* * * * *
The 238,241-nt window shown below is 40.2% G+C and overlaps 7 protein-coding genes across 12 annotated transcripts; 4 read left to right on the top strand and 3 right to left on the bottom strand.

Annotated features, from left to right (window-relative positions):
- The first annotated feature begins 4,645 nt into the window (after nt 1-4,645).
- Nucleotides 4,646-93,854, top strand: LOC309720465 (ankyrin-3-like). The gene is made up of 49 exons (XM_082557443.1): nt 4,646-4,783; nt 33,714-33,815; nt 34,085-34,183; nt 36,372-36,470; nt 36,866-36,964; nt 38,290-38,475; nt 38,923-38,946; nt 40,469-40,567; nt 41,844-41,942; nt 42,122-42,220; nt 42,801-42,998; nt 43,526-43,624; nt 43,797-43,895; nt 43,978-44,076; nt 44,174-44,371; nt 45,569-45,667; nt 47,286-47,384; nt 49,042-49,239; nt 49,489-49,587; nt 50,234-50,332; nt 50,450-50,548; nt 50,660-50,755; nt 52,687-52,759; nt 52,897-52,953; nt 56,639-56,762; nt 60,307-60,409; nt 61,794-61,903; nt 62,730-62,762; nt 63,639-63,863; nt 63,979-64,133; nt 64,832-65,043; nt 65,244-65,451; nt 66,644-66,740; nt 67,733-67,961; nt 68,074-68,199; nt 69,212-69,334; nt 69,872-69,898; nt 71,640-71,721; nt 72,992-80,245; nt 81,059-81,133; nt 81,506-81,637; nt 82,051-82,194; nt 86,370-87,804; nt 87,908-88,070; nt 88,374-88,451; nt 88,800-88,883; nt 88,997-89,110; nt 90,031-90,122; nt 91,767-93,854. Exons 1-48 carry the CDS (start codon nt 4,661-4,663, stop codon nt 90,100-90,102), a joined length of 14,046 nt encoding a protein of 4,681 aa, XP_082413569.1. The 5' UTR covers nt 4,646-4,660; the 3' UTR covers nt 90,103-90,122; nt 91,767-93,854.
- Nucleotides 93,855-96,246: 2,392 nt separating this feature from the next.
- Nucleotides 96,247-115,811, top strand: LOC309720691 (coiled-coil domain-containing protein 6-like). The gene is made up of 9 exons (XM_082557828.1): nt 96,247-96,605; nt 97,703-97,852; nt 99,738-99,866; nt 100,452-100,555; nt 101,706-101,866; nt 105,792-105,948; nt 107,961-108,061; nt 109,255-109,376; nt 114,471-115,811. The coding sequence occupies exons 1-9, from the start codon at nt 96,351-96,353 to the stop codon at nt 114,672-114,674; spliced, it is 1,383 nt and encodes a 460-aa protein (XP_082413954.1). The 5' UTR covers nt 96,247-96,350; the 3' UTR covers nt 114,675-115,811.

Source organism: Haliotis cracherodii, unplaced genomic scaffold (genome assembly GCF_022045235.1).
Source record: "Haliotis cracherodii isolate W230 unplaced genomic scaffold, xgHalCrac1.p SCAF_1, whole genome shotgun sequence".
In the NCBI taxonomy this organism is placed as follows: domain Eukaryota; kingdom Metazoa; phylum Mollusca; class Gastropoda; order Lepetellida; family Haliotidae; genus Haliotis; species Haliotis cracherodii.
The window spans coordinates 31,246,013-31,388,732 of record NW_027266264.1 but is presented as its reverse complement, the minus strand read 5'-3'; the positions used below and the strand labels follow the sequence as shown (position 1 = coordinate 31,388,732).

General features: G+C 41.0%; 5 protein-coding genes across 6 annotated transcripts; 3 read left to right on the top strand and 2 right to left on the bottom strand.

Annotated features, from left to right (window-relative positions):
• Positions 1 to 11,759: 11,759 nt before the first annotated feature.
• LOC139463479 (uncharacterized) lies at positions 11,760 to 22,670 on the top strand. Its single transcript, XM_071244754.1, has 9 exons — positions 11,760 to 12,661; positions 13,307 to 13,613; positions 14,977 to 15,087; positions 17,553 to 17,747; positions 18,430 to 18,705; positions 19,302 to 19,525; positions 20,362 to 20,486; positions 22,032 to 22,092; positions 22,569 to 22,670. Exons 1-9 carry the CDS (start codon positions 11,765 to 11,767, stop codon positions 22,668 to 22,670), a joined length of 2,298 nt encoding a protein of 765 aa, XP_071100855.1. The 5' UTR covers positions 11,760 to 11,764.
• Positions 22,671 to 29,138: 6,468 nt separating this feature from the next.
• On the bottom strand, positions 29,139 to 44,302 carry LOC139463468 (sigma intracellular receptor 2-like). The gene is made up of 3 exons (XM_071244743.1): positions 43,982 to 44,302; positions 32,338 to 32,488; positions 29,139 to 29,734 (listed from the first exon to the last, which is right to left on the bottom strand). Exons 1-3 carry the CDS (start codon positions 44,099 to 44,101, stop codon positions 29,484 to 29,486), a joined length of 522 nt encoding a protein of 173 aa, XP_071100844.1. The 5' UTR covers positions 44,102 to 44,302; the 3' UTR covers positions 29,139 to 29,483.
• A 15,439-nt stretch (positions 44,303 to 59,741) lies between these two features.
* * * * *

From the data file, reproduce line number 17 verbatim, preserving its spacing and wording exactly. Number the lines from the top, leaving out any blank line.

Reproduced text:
• A 15,439-nt stretch (positions 44,303 to 59,741) lies between these two features.